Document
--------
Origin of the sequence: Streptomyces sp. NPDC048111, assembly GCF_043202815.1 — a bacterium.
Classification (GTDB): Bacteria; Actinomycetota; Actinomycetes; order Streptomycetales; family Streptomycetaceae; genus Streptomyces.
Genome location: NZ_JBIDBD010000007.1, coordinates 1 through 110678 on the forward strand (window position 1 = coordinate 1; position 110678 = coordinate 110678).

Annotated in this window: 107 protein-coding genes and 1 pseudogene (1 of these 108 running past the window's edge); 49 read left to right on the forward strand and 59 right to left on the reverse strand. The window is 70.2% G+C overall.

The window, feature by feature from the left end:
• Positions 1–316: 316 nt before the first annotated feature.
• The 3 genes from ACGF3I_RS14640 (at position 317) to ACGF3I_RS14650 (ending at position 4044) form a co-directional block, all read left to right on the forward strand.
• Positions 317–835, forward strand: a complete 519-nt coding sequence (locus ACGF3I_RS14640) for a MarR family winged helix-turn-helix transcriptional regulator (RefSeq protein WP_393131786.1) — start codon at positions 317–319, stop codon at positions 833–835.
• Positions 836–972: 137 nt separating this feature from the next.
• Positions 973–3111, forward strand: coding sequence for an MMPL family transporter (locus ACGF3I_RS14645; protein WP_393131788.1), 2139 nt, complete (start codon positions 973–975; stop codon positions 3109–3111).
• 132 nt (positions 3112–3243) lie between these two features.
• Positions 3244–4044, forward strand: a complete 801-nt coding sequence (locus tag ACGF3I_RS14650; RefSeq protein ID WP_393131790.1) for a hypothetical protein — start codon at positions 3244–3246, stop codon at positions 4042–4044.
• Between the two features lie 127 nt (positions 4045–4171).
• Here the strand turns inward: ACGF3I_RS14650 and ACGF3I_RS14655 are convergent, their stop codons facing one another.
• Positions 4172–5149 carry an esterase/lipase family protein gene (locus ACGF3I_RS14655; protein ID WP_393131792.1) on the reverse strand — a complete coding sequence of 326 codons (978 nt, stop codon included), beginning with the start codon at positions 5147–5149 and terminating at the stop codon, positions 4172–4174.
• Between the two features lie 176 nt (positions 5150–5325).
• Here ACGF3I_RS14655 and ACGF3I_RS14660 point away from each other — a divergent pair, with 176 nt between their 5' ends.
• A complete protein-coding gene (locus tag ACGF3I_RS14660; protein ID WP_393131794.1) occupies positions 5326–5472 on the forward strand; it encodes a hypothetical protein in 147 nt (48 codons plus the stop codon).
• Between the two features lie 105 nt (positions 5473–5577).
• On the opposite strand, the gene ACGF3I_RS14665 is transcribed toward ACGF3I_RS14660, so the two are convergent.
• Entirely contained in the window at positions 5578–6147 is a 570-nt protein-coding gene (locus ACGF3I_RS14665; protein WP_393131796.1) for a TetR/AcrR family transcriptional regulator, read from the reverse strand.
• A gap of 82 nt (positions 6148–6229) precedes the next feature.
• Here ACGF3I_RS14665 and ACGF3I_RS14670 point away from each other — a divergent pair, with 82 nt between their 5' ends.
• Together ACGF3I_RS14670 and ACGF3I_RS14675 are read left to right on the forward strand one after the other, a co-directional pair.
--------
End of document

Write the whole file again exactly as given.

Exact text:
Origin of the sequence: Streptomyces sp. NPDC048111, assembly GCF_043202815.1 — a bacterium.
Classification (GTDB): Bacteria; Actinomycetota; Actinomycetes; order Streptomycetales; family Streptomycetaceae; genus Streptomyces.
Genome location: NZ_JBIDBD010000007.1, coordinates 1 through 110678 on the forward strand (window position 1 = coordinate 1; position 110678 = coordinate 110678).

Annotated in this window: 107 protein-coding genes and 1 pseudogene (1 of these 108 running past the window's edge); 49 read left to right on the forward strand and 59 right to left on the reverse strand. The window is 70.2% G+C overall.

The window, feature by feature from the left end:
• Positions 1–316: 316 nt before the first annotated feature.
• The 3 genes from ACGF3I_RS14640 (at position 317) to ACGF3I_RS14650 (ending at position 4044) form a co-directional block, all read left to right on the forward strand.
• Positions 317–835, forward strand: a complete 519-nt coding sequence (locus ACGF3I_RS14640) for a MarR family winged helix-turn-helix transcriptional regulator (RefSeq protein WP_393131786.1) — start codon at positions 317–319, stop codon at positions 833–835.
• Positions 836–972: 137 nt separating this feature from the next.
• Positions 973–3111, forward strand: coding sequence for an MMPL family transporter (locus ACGF3I_RS14645; protein WP_393131788.1), 2139 nt, complete (start codon positions 973–975; stop codon positions 3109–3111).
• 132 nt (positions 3112–3243) lie between these two features.
• Positions 3244–4044, forward strand: a complete 801-nt coding sequence (locus tag ACGF3I_RS14650; RefSeq protein ID WP_393131790.1) for a hypothetical protein — start codon at positions 3244–3246, stop codon at positions 4042–4044.
• Between the two features lie 127 nt (positions 4045–4171).
• Here the strand turns inward: ACGF3I_RS14650 and ACGF3I_RS14655 are convergent, their stop codons facing one another.
• Positions 4172–5149 carry an esterase/lipase family protein gene (locus ACGF3I_RS14655; protein ID WP_393131792.1) on the reverse strand — a complete coding sequence of 326 codons (978 nt, stop codon included), beginning with the start codon at positions 5147–5149 and terminating at the stop codon, positions 4172–4174.
• Between the two features lie 176 nt (positions 5150–5325).
• Here ACGF3I_RS14655 and ACGF3I_RS14660 point away from each other — a divergent pair, with 176 nt between their 5' ends.
• A complete protein-coding gene (locus tag ACGF3I_RS14660; protein ID WP_393131794.1) occupies positions 5326–5472 on the forward strand; it encodes a hypothetical protein in 147 nt (48 codons plus the stop codon).
• Between the two features lie 105 nt (positions 5473–5577).
• On the opposite strand, the gene ACGF3I_RS14665 is transcribed toward ACGF3I_RS14660, so the two are convergent.
• Entirely contained in the window at positions 5578–6147 is a 570-nt protein-coding gene (locus ACGF3I_RS14665; protein WP_393131796.1) for a TetR/AcrR family transcriptional regulator, read from the reverse strand.
• A gap of 82 nt (positions 6148–6229) precedes the next feature.
• Here ACGF3I_RS14665 and ACGF3I_RS14670 point away from each other — a divergent pair, with 82 nt between their 5' ends.
• Together ACGF3I_RS14670 and ACGF3I_RS14675 are read left to right on the forward strand one after the other, a co-directional pair.